Prior to the Covid-19, the conversation about the future of assessment was already rich, with pockets of innovation happening all over the world. But there is a new buzz, and moment of opportunity, in this moment, when so many exams and standardized tests have been postponed or canceled. The questions of: What should we learn? and What, when and how should we assess learning? have taken centre stage, with the appetite for change seemingly larger than ever before. I had a chance to sit down with Bill Lucas, Co-Founder of Rethinking Assessments to discuss exactly what we should be rethinking.
Rethink the focus of assessment
High-stakes assessment practices are a growing source of frustration across education. Many young people feel that current assessments are not a good barometer of what they know and can do, and employers decry the mismatch between what is measured, and what they need. It seems our focus is off. As Bill succinctly put it:
"Wherever you are in the world, the kind of exams that you have only capture a small amount of the skills that educators around the world are working every day to develop. It’s a pity." – Bill Lucas @ the Global EDU Summit, 2021
There is a notable disconnect between the type of skills that employers are looking for, and the skills that we test students on, to the detriment of all parties. We need to find ways to support the development of those “no regret” skills employers care about, like communication, collaboration and adaptability, and employ suitable, contextual ways for students to practice and demonstrate their mastery.
Rethink our models of assessment
Current models of “one-act performance” assessment are overwhelmingly stressful for some students, as well as being overly punitive. As Bill noted in our discussion, assessment systems that fail a proportion of students, by design, are antithetical to creating lifelong lovers of learning. And while it might seem logical that high-stakes assessment situations are useful to prepare students for the stress of fast-paced work environments, evidence suggests otherwise. Instead, it is the exact skills employers say they need (again, communication, collaboration, adaptability, resilience) that serve people best in a stressful work environment.
In real life, we are constantly making adjustments and refinements - rarely is there one shot to get something 'right' or 'wrong'. So it makes sense that our assessment models should better capture holistic, ongoing learning. Bill pointed to the International Baccalaureate program and the Extended Project Qualification as examples of more holistic measures of student success that take into account capabilities like risk-taking, open-mindedness, and reflectiveness, among others.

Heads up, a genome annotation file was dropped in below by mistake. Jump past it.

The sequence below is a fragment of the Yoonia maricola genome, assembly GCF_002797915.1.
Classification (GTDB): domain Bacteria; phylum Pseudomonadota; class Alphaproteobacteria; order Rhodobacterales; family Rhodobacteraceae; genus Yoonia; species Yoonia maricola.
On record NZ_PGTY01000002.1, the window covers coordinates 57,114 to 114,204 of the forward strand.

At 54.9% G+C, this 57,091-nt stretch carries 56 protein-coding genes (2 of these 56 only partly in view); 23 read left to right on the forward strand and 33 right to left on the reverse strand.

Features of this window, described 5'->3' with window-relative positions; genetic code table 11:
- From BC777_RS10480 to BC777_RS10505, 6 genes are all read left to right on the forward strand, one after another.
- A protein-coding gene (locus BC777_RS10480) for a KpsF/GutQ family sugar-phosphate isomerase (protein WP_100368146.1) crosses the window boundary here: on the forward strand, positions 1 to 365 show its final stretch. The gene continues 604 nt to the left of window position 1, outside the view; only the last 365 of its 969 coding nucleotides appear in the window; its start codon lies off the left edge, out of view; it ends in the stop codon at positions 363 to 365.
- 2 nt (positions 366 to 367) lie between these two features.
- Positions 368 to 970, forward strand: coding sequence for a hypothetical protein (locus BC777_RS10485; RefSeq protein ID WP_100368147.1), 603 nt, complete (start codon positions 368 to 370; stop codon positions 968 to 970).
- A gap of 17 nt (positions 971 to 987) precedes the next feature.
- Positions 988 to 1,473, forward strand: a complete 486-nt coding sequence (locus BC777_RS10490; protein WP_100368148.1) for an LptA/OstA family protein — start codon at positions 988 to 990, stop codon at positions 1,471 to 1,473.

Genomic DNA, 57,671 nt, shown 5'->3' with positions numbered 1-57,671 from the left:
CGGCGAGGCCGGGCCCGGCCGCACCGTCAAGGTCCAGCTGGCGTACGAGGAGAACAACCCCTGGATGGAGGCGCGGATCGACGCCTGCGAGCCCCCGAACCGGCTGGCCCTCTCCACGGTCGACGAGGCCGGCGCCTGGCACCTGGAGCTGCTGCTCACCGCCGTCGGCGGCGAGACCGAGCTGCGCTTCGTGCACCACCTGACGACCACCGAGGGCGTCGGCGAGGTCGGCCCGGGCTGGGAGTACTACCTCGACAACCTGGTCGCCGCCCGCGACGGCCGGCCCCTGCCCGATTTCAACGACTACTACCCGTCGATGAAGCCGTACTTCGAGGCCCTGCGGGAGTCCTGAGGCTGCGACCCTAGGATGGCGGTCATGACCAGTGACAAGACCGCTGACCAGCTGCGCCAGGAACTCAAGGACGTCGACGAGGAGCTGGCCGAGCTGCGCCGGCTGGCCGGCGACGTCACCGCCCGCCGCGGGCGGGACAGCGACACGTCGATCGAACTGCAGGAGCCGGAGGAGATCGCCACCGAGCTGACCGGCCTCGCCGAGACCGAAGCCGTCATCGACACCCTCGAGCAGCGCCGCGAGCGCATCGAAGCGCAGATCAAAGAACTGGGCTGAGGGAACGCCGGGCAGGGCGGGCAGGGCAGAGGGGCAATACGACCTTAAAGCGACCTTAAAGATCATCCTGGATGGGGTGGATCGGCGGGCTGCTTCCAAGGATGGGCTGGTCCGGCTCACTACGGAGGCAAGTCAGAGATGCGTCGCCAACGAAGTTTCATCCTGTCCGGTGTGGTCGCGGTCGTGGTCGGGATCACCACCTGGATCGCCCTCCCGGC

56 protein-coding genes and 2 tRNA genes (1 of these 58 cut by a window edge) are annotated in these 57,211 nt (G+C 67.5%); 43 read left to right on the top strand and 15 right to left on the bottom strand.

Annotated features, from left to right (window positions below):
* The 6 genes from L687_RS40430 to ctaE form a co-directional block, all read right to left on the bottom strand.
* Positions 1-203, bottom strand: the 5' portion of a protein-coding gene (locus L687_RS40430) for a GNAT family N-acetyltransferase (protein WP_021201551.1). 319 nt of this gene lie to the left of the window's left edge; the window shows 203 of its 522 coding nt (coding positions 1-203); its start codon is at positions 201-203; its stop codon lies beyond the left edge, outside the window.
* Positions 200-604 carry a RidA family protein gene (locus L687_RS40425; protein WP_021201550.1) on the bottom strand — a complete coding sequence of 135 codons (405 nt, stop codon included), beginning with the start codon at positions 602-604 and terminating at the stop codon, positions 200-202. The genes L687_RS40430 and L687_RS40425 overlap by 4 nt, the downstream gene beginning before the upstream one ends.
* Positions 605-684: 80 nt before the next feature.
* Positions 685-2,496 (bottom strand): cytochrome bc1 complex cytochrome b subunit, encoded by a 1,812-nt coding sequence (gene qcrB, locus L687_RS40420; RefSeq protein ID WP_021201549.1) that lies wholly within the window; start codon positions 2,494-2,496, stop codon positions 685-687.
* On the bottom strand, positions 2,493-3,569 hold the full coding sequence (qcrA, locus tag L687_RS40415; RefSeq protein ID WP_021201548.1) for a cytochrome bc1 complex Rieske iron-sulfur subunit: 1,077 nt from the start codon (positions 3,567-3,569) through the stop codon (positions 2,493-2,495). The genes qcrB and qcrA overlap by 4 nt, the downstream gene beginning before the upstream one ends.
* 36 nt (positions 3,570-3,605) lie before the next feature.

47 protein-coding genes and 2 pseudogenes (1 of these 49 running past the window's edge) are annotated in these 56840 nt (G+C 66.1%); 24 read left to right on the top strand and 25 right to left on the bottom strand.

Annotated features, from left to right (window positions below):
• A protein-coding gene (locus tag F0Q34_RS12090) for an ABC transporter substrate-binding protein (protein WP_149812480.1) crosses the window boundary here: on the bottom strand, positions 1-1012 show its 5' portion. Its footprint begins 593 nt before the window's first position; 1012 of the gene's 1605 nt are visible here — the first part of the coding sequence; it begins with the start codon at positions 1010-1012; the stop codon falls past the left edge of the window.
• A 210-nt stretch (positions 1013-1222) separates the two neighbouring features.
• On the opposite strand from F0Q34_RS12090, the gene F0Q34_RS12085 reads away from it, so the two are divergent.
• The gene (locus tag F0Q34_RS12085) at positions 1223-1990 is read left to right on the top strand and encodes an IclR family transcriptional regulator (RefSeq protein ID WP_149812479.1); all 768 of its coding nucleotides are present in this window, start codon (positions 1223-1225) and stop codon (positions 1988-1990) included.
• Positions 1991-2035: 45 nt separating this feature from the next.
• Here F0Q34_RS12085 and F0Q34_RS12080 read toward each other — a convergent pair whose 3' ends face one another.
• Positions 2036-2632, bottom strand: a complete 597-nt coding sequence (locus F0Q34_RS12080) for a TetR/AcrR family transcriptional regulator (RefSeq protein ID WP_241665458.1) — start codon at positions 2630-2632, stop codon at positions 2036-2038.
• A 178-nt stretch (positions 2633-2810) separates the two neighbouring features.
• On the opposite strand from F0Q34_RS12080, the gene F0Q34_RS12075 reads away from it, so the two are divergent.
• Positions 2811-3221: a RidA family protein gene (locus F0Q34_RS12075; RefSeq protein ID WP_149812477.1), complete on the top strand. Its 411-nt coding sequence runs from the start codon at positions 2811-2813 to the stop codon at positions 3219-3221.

Other promising practices we could draw from include student-owned digital portfolios, micro-credentialing, and nontraditional exhibits that document learning.
Rethink how we use edtech in assessment
A broad design-thinking approach will be key to developing assessment solutions that are effective for supporting and measuring learning. EdTech and AI can and must play a major role in this adaptation, and should be leveraged to ameliorate the inequalities of our current assessment regimes. We have much to draw on in terms of assessment options and best practice. And now, with so many classrooms using blended, hybrid and remote teaching, there are opportunities to prototype and test on a new scale.
Bill shared his view that the 2021/22 school year will give us an unprecedented opportunity to prototype, adapt, test and iterate on different kinds of assessments, in partnership with a growing number of students and teachers, as well as with parents, industry leaders, and government stakeholders. And he welcomed all comers to join their movement.
Check out Learnit Live this March - the Future of Learning is Now, so how are education leaders responding?